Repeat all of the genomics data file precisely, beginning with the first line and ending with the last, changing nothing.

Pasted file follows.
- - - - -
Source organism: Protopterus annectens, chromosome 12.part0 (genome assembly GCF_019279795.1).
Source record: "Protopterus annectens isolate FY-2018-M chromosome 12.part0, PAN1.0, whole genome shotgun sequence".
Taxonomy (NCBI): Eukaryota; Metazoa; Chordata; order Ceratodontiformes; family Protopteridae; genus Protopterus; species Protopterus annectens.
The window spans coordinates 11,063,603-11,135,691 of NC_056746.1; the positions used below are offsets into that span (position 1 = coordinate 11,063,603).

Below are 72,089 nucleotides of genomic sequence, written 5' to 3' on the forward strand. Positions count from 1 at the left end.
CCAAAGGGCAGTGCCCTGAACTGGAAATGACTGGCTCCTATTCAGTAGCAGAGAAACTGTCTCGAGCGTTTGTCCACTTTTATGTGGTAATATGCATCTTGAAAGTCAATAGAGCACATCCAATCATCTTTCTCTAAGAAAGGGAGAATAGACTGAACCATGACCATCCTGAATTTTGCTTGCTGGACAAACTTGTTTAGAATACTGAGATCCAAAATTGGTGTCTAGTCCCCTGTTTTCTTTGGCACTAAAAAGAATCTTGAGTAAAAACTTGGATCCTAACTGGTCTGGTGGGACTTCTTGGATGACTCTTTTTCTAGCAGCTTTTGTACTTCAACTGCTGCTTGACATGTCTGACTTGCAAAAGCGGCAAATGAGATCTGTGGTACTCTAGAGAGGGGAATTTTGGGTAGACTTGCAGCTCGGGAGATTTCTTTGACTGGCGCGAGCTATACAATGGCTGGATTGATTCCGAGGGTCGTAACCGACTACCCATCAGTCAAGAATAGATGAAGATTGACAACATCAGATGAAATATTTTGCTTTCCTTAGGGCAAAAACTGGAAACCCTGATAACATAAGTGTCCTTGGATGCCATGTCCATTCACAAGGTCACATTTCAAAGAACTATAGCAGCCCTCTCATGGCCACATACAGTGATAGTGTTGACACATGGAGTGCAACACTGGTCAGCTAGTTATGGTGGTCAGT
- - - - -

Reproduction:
Source organism: Protopterus annectens, chromosome 12.part0 (genome assembly GCF_019279795.1).
Source record: "Protopterus annectens isolate FY-2018-M chromosome 12.part0, PAN1.0, whole genome shotgun sequence".
Taxonomy (NCBI): Eukaryota; Metazoa; Chordata; order Ceratodontiformes; family Protopteridae; genus Protopterus; species Protopterus annectens.
The window spans coordinates 11,063,603-11,135,691 of NC_056746.1; the positions used below are offsets into that span (position 1 = coordinate 11,063,603).

Below are 72,089 nucleotides of genomic sequence, written 5' to 3' on the forward strand. Positions count from 1 at the left end.
CCAAAGGGCAGTGCCCTGAACTGGAAATGACTGGCTCCTATTCAGTAGCAGAGAAACTGTCTCGAGCGTTTGTCCACTTTTATGTGGTAATATGCATCTTGAAAGTCAATAGAGCACATCCAATCATCTTTCTCTAAGAAAGGGAGAATAGACTGAACCATGACCATCCTGAATTTTGCTTGCTGGACAAACTTGTTTAGAATACTGAGATCCAAAATTGGTGTCTAGTCCCCTGTTTTCTTTGGCACTAAAAAGAATCTTGAGTAAAAACTTGGATCCTAACTGGTCTGGTGGGACTTCTTGGATGACTCTTTTTCTAGCAGCTTTTGTACTTCAACTGCTGCTTGACATGTCTGACTTGCAAAAGCGGCAAATGAGATCTGTGGTACTCTAGAGAGGGGAATTTTGGGTAGACTTGCAGCTCGGGAGATTTCTTTGACTGGCGCGAGCTATACAATGGCTGGATTGATTCCGAGGGTCGTAACCGACTACCCATCAGTCAAGAATAGATGAAGATTGACAACATCAGATGAAATATTTTGCTTTCCTTAGGGCAAAAACTGGAAACCCTGATAACATAAGTGTCCTTGGATGCCATGTCCATTCACAAGGTCACATTTCAAAGAACTATAGCAGCCCTCTCATGGCCACATACAGTGATAGTGTTGACACATGGAGTGCAACACTGGTCAGCTAGTTATGGTGGTCAGT